Monday, January 9, 2012

American Canadian Genealogical Society ~…and why you shouldn’t jump to conclusions…


This is the tale of another "new to me" library...
American Canadian Genealogical Society
Manchester, New Hampshire

I've lived in Londonderry, New Hampshire for 28 years.  My town borders Manchester, New Hampshire, which is a much larger city.  For years I have known about the American Canadian Genealogical Society on Elm Street.  Out of curiosity, I often ask about the library, but I’ve always been told that it was for “French Canadians”.  So I never visited.  Not even once. 

And so for all this time I travel all the way to Boston to use the library at the New England Historic Genealogical Society, and pay $30 to park downtown.  Or I travel up to Concord, New Hampshire (not too far, maybe 20 minutes further than Manchester) to use the New Hampshire Historical Society Library or the New Hampshire State Library.  All are good genealogical libraries, with differing collections and specializations. 

Finally, I saw genealogy blogger, Lucie Consentino, post on Facebook that she was going to visit the ACGS library, and she asked “Anyone else I know going?”  I wrote back that I’d like to join her.  Lucie is the author of three blogs, all specializing in Acadian genealogy.  Then, genealogy blogger Cynthia Shenette asked to join us, and I was beginning to think about passing on the visit because Cynthia also has French Canadian ancestry.  Was this going to be a bust?  Well, maybe I’d join them for an hour just to see the library.  After all, it was only $5 for a day pass.

Well, to make a long story short, I went to ACGS to research a Mayflower line.  And I was there from before 10 AM until 4PM, and I have to go back because I have a list of books I haven’t finished looking at , and another shelf full of stuff  (I saw on the way out the door) to peruse.  I was amazed at what I found, and humbly admit that from now I will not pre-judge any repository of genealogical information.  Nor any website.  You never know what you will find.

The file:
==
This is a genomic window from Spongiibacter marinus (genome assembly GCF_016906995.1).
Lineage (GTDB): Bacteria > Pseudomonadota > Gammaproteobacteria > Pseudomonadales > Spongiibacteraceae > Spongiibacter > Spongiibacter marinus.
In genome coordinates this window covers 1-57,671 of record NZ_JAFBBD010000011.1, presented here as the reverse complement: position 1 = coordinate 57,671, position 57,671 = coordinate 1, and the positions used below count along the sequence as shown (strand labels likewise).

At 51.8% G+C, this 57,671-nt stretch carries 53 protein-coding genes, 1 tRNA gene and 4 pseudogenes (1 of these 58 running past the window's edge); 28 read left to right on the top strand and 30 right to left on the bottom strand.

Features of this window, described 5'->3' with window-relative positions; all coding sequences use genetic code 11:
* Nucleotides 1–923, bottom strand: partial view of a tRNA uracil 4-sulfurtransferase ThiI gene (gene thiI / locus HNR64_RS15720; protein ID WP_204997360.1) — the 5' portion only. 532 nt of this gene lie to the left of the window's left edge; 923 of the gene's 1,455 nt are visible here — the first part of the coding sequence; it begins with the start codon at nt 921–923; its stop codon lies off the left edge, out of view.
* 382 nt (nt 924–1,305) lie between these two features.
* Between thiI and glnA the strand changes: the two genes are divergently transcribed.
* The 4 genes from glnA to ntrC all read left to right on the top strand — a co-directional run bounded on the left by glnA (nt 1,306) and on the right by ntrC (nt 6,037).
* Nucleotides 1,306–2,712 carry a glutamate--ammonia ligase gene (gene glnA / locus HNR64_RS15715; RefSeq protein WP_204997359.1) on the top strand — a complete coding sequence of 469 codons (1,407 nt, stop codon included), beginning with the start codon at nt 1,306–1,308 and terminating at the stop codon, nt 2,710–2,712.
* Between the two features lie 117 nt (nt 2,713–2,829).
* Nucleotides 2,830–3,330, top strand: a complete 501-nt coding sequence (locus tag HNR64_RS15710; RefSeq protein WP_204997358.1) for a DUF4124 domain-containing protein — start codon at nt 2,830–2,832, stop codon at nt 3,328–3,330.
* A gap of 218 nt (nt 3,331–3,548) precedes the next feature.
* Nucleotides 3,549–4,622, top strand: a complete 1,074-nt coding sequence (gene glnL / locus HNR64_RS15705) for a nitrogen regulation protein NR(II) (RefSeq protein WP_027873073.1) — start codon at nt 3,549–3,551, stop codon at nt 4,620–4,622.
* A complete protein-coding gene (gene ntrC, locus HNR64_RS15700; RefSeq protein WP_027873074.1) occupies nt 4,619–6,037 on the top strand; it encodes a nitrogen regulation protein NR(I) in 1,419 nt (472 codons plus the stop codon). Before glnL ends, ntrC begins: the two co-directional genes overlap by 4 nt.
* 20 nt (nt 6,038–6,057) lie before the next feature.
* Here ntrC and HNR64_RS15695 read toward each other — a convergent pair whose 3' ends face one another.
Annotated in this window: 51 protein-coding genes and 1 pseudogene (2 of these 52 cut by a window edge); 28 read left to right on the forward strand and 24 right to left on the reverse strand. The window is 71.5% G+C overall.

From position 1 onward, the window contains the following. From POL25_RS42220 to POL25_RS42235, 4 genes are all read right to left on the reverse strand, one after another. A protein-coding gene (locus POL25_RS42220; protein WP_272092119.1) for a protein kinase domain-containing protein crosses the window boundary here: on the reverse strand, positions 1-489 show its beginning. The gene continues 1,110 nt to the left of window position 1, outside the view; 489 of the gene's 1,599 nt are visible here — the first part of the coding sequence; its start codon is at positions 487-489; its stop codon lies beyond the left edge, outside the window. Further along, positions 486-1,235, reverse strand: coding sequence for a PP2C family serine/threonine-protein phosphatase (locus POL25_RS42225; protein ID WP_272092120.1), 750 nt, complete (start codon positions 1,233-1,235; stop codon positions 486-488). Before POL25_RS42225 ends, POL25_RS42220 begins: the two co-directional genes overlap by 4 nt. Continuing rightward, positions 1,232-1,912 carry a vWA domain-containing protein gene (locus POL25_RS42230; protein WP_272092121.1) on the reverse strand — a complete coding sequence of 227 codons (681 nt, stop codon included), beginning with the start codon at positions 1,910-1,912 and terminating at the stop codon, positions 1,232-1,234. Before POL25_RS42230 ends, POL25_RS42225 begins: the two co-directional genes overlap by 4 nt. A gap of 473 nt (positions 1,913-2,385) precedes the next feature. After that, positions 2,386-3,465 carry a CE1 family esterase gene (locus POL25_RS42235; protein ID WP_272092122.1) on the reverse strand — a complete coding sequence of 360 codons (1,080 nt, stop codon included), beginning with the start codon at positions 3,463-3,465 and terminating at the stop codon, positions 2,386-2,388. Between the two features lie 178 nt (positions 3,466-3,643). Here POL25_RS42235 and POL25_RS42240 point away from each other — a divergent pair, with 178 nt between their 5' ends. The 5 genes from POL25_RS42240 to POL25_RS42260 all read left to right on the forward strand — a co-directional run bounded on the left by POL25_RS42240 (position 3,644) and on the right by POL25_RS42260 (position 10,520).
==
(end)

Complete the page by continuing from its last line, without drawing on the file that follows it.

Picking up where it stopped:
As well as being a well stocked library (you can see their card catalog online), it is also a society which means that as well as Lucie, I now know half a dozen members and they have all given me good information, hints, clues and ideas for my family research.  Eight of us went to lunch together, which mean more schmoozing, genealogy chat and laughter.  We had a good time, and that is worth its weight in gold.

By the way, both Cynthia and I joined ACGS as members.  It is a small fee, as far as genealogy societies charge, and I have well made up for it without paying downtown Boston parking fees.  Parking at ACGS is FREE!

Cynthia stated on Facebook “had a great day at the American-Canadian Genealogical Society in Manchester, NH with Lucie LeBlanc Consentino and Heather Wilkinson Rojo.  I found records for my grandfather and my great grandfather, as well as my great grandfather's four wives and for some of his 25 children!  Sixty four records in all!  Wow!" 

My new Facebook friend, lunch companion and ACGS president of ACGS, Gerry Savard stated “I enjoyed meeting everyone.  I’m glad it was a productive day.  Societies offer one on one guidance that is hard to get hanging over a keyboard.  Also, since we encourage conversation in the library, many connections have been made by individuals hearing someone talking about a common ancestor.  It’s a great place for sharing, socializing and researching.”

Comparison chart: